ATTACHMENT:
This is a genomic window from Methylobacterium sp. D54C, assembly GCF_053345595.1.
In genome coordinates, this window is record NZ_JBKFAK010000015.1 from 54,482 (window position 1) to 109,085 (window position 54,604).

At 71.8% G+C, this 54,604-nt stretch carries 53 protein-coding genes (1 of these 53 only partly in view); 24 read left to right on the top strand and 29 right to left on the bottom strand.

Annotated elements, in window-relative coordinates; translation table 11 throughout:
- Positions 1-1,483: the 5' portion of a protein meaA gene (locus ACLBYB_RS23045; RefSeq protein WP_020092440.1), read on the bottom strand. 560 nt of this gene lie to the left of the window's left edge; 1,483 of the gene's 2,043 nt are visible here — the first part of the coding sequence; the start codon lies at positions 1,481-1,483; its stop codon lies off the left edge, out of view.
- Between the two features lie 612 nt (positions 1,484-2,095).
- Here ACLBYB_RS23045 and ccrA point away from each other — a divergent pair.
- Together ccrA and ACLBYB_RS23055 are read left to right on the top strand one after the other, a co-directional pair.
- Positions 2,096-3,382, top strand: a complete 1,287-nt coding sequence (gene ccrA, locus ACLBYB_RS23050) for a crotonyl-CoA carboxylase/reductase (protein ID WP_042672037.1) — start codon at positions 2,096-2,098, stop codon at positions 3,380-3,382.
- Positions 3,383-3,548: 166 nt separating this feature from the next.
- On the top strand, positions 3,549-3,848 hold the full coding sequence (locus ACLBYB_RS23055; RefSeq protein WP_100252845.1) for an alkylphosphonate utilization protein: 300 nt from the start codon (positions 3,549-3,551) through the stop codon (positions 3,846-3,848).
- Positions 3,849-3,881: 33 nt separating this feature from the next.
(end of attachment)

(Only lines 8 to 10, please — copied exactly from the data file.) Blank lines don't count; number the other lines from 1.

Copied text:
- Together ccrA and ACLBYB_RS23055 are read left to right on the top strand one after the other, a co-directional pair.
- Positions 2,096-3,382, top strand: a complete 1,287-nt coding sequence (gene ccrA, locus ACLBYB_RS23050) for a crotonyl-CoA carboxylase/reductase (protein ID WP_042672037.1) — start codon at positions 2,096-2,098, stop codon at positions 3,380-3,382.
- Positions 3,383-3,548: 166 nt separating this feature from the next.